The Trump administration often points to the US trade deficit with the EU and China, which it wants to tackle. This message may be of benefit in terms of politics but is too simplistic. The notion that trade deficits are bad in principle ignores that importing cheap intermediate goods makes US manufacturers more competitive on the global market, boosting exports to elsewhere. Furthermore, foreign firms exporting to the US may be owned by US investors or work with US-owned service providers such as law firms or auditors, redirecting profits to the US. Lastly, domestic consumers benefit from imports as competition and increased product variety lower prices.
We must not forget that trade disputes are not a one-way street, but always imply the danger of retaliatory measures. Such measures caused a $15.28 billion reduction in US exports of goods in the second half of 2018 alone. Additionally, the US has become vulnerable, because retaliatory measures by a number of countries have many US exports to be taxed in global markets. Reciprocal retaliatory measures may lead to escalation, which is the greatest danger to global growth. The 1930 Smoot-Hawley Tariff Act raised tariffs on more than 20,000 goods, inducing large trading partners to take retaliatory action. This diminished two-thirds of world trade, aggravated the Great Depression and contributed to the creation of a feeding ground for totalitarianism around the world. The risks here are not small.
According to current estimates, an escalation in protectionism worldwide would lead to a permanent loss of 4% of GDP for the EU and 3% for the US. A large share of the US’ Euro-area imports are intermediate goods used in manufacturing and then re-exported to other countries. An escalation would destroy the complex supply chains formed in recent decades. Where intermediate goods cross borders multiple times before the final product is made, applying tariffs increases the price of the final product and hits manufacturers hard, while consumers bear the negative consequences of higher prices.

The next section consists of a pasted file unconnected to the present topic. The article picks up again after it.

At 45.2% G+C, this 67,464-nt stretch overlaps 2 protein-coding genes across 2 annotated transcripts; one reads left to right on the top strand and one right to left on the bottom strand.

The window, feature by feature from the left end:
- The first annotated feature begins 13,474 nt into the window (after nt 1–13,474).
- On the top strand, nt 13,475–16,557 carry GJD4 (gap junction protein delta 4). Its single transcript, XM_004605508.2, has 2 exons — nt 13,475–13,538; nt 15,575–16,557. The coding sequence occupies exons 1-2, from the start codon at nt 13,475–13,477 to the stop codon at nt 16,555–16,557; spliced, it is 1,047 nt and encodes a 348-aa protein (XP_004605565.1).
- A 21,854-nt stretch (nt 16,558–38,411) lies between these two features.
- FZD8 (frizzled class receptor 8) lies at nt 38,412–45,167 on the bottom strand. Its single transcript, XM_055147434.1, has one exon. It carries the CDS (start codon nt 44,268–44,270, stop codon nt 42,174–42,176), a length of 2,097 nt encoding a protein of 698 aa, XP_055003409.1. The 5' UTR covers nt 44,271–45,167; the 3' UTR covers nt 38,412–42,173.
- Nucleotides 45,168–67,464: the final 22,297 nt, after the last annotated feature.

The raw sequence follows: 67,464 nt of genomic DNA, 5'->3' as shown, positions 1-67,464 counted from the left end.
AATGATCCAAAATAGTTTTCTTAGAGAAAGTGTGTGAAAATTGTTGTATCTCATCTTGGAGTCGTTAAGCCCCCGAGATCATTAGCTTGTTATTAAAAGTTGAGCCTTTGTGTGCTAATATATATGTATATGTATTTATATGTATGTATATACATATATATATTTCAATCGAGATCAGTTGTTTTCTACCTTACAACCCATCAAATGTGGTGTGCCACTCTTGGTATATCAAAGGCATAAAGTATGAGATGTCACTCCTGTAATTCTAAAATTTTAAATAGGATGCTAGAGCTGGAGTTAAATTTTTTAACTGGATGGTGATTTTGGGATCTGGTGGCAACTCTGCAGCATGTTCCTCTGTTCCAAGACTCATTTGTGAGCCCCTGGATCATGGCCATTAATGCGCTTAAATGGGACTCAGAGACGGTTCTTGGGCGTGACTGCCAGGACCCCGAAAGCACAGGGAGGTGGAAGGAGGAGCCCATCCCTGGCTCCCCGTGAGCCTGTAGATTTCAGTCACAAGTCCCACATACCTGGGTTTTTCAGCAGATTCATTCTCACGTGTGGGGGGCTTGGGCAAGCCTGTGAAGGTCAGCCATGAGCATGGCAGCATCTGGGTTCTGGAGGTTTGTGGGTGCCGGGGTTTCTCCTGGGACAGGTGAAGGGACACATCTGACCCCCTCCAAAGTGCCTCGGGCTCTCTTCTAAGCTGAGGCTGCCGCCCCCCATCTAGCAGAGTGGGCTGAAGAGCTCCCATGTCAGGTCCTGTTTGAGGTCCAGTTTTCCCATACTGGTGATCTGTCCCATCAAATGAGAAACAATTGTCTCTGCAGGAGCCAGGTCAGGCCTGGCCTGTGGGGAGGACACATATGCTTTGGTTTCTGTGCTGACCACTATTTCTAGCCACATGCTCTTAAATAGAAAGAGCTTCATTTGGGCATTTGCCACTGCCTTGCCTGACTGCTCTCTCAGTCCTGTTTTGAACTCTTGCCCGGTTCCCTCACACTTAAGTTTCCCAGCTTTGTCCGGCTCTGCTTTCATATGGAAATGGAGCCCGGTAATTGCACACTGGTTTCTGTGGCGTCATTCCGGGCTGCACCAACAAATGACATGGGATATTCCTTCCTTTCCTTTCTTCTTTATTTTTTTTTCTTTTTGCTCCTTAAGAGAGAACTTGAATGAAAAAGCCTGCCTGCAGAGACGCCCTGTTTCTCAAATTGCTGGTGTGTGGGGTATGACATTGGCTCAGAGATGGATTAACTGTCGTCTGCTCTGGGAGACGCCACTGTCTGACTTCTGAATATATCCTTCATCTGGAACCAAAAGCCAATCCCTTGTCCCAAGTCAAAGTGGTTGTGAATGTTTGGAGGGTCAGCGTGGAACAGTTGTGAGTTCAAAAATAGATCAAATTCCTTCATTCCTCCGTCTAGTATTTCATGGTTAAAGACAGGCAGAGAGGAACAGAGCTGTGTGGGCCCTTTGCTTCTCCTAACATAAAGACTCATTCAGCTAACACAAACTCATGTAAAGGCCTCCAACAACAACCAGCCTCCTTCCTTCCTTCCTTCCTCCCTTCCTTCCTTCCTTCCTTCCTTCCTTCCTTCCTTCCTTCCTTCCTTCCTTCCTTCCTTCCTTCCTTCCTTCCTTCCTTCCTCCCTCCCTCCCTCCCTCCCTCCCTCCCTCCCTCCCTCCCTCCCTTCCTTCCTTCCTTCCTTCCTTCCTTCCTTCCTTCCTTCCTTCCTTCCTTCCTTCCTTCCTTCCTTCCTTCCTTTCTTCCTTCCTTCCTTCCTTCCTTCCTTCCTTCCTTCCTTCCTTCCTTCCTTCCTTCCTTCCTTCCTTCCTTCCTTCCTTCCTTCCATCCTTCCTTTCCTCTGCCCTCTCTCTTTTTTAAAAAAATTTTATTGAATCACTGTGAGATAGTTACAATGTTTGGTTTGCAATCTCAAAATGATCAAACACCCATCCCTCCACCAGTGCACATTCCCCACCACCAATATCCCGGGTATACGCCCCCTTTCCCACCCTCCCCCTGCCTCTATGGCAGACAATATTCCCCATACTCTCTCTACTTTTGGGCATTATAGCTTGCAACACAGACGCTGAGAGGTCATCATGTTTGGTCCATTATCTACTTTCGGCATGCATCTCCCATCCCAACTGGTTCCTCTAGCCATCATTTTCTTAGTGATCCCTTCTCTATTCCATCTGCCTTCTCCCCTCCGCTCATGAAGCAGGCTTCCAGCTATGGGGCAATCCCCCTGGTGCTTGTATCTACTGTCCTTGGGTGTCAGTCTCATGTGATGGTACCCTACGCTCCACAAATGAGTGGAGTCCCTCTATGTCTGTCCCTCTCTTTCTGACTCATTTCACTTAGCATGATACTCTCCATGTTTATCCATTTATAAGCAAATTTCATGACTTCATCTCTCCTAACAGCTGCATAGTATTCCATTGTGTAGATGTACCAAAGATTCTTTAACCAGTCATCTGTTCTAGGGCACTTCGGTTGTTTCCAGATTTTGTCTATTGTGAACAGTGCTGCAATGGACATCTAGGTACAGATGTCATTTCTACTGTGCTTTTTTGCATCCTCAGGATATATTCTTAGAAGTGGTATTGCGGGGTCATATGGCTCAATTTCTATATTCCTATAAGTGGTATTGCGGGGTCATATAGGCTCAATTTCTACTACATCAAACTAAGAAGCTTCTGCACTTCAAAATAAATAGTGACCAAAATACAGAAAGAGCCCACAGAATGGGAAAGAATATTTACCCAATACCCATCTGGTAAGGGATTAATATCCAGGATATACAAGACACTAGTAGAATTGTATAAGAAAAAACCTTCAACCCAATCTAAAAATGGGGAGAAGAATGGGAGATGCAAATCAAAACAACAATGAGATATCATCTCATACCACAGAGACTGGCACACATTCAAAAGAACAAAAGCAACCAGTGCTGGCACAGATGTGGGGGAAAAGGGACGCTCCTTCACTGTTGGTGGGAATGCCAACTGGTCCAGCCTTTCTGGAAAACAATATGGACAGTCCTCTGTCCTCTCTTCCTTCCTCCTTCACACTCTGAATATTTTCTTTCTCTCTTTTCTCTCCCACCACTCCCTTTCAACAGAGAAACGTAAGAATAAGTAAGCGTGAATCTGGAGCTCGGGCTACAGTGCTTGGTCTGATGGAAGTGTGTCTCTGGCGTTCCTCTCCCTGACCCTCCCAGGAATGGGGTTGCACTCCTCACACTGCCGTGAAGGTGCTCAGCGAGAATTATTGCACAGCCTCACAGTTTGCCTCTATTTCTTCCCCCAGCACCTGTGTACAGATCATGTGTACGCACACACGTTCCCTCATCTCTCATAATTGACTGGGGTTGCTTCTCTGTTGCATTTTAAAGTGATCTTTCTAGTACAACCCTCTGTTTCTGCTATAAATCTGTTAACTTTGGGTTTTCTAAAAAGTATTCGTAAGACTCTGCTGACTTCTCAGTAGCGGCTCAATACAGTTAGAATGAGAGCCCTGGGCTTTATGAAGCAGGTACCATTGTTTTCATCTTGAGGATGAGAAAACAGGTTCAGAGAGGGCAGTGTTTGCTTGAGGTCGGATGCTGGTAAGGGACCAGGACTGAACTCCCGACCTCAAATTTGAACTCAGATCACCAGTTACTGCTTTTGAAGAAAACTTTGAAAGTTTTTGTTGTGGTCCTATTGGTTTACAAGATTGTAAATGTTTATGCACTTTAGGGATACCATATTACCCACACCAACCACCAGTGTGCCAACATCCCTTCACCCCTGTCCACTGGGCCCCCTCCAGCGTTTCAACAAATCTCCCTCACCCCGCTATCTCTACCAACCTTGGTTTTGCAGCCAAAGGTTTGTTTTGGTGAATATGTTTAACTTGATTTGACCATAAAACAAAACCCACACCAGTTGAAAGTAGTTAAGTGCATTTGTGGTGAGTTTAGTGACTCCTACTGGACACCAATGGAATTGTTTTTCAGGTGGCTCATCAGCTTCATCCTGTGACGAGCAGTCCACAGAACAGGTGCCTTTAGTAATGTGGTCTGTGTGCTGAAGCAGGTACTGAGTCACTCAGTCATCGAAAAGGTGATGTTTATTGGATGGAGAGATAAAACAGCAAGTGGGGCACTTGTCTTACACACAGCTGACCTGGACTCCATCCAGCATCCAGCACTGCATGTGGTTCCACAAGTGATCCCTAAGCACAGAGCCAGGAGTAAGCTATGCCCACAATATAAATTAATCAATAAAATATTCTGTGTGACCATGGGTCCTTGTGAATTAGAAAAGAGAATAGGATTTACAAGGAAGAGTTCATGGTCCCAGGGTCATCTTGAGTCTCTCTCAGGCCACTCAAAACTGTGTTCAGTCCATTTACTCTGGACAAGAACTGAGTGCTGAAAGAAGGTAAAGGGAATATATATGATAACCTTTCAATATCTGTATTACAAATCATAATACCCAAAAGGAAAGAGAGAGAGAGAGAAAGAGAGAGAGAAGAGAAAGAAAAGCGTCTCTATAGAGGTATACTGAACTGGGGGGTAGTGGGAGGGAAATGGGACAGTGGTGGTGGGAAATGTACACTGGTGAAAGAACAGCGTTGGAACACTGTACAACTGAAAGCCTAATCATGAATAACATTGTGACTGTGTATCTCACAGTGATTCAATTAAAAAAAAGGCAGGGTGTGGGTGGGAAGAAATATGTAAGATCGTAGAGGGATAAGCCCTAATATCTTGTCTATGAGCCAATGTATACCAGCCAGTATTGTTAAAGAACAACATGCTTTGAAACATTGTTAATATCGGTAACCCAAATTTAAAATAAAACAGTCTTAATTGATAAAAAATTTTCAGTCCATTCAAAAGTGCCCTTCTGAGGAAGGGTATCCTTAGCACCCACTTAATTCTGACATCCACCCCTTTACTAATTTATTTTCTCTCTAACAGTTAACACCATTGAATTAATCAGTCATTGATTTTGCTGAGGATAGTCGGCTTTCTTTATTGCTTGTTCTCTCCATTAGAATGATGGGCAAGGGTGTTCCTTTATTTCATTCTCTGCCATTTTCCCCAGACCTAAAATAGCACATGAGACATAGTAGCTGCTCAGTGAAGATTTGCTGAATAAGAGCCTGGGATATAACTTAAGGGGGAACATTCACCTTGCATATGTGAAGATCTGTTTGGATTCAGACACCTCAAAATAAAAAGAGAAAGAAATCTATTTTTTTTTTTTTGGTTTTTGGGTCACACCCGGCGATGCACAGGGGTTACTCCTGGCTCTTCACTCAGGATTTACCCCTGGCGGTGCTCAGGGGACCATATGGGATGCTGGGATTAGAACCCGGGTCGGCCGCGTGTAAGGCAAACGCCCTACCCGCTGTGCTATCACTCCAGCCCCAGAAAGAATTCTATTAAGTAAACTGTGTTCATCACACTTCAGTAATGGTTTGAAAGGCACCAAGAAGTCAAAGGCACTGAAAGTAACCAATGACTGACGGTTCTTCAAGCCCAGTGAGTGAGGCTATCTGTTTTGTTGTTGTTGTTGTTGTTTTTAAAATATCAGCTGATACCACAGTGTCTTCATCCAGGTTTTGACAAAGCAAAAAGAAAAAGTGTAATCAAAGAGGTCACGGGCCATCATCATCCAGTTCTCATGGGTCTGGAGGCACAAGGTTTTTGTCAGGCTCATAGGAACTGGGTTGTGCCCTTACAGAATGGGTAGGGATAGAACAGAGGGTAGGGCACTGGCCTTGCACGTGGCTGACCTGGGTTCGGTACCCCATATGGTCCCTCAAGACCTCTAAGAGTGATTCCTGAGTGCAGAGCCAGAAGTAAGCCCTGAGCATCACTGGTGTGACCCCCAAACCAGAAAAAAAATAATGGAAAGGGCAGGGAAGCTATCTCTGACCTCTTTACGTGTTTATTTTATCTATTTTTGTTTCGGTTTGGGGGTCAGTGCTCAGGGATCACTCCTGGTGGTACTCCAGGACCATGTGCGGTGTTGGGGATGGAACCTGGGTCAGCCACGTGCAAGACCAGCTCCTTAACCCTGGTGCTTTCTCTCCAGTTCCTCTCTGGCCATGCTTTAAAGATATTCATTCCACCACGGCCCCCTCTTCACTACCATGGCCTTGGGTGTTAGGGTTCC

We must not be naive but rather recognize that unfair foreign practices need to be fought off. This legitimate aim can justify protectionist measures to a certain degree, but trade disputes won’t do the job. In particularly critical fields, we must protect our key strategic industries through effective foreign investment reviews. Elsewhere diplomacy is the only way forward and whenever a forum for debate is needed, the right place is a reformed World Trade Organization (WTO).
EU still committed to free trade
Protectionist policies in the US are a major concern for the EU, because the US is a particularly important trading partner. In 2018, 21% of the EU’s exports in goods went to the US and 13% of imports came from the US.
In stark contrast to the US, the EU holds on to its belief in free trade. It is not free of protectionist voices, however such policies do not shape the EU’s current strategy. Rather, in line with its Market Access Strategy, the EU successfully tackles trade and investment barriers through diplomatic actions, dispute settlement in the WTO and, most importantly, new trade agreements. Recently, the EU has concluded agreements with, Singapore, the Mercosur states (Argentina, Brazil, Paraguay and Uruguay), Japan and Vietnam. These agreements will, however, only partly make up for the disruptions caused by Brexit and the US strategy. Owing to the long-standing trading relationship, new trade agreements cannot easily compensate for the damage that might be done to complex supply and value chains formed across the Atlantic Channel.